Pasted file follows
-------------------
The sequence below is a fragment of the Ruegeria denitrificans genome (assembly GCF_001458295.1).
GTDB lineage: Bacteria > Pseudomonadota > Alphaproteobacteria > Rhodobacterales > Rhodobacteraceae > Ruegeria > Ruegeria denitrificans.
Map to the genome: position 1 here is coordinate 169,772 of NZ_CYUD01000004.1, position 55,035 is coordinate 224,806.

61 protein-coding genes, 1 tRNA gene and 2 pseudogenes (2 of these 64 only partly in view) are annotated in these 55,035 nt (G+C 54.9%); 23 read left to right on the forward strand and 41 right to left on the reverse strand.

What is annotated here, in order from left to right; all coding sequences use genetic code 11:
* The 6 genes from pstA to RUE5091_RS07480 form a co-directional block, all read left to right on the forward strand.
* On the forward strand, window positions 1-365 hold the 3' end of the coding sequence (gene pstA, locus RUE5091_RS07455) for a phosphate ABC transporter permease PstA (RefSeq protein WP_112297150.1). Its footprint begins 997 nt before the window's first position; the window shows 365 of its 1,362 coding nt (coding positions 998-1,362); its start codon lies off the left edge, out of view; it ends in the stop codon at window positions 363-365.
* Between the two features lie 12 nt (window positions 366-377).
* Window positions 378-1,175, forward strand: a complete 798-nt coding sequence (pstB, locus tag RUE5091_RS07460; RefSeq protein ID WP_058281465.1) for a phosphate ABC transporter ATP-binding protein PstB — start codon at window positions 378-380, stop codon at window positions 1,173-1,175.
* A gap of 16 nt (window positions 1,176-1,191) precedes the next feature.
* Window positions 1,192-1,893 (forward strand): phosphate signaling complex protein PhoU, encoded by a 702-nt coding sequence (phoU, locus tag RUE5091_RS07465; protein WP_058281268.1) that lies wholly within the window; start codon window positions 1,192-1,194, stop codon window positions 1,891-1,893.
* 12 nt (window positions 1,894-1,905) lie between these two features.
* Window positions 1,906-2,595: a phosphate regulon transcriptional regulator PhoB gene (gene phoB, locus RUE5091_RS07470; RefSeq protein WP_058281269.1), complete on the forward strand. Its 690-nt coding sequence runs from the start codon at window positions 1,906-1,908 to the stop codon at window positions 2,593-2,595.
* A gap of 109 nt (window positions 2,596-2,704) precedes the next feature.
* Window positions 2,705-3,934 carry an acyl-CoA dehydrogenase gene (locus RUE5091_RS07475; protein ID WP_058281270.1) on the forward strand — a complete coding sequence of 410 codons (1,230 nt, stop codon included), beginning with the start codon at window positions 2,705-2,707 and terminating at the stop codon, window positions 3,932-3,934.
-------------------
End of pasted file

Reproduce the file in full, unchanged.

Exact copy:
The sequence below is a fragment of the Ruegeria denitrificans genome (assembly GCF_001458295.1).
GTDB lineage: Bacteria > Pseudomonadota > Alphaproteobacteria > Rhodobacterales > Rhodobacteraceae > Ruegeria > Ruegeria denitrificans.
Map to the genome: position 1 here is coordinate 169,772 of NZ_CYUD01000004.1, position 55,035 is coordinate 224,806.

61 protein-coding genes, 1 tRNA gene and 2 pseudogenes (2 of these 64 only partly in view) are annotated in these 55,035 nt (G+C 54.9%); 23 read left to right on the forward strand and 41 right to left on the reverse strand.

What is annotated here, in order from left to right; all coding sequences use genetic code 11:
* The 6 genes from pstA to RUE5091_RS07480 form a co-directional block, all read left to right on the forward strand.
* On the forward strand, window positions 1-365 hold the 3' end of the coding sequence (gene pstA, locus RUE5091_RS07455) for a phosphate ABC transporter permease PstA (RefSeq protein WP_112297150.1). Its footprint begins 997 nt before the window's first position; the window shows 365 of its 1,362 coding nt (coding positions 998-1,362); its start codon lies off the left edge, out of view; it ends in the stop codon at window positions 363-365.
* Between the two features lie 12 nt (window positions 366-377).
* Window positions 378-1,175, forward strand: a complete 798-nt coding sequence (pstB, locus tag RUE5091_RS07460; RefSeq protein ID WP_058281465.1) for a phosphate ABC transporter ATP-binding protein PstB — start codon at window positions 378-380, stop codon at window positions 1,173-1,175.
* A gap of 16 nt (window positions 1,176-1,191) precedes the next feature.
* Window positions 1,192-1,893 (forward strand): phosphate signaling complex protein PhoU, encoded by a 702-nt coding sequence (phoU, locus tag RUE5091_RS07465; protein WP_058281268.1) that lies wholly within the window; start codon window positions 1,192-1,194, stop codon window positions 1,891-1,893.
* 12 nt (window positions 1,894-1,905) lie between these two features.
* Window positions 1,906-2,595: a phosphate regulon transcriptional regulator PhoB gene (gene phoB, locus RUE5091_RS07470; RefSeq protein WP_058281269.1), complete on the forward strand. Its 690-nt coding sequence runs from the start codon at window positions 1,906-1,908 to the stop codon at window positions 2,593-2,595.
* A gap of 109 nt (window positions 2,596-2,704) precedes the next feature.
* Window positions 2,705-3,934 carry an acyl-CoA dehydrogenase gene (locus RUE5091_RS07475; protein ID WP_058281270.1) on the forward strand — a complete coding sequence of 410 codons (1,230 nt, stop codon included), beginning with the start codon at window positions 2,705-2,707 and terminating at the stop codon, window positions 3,932-3,934.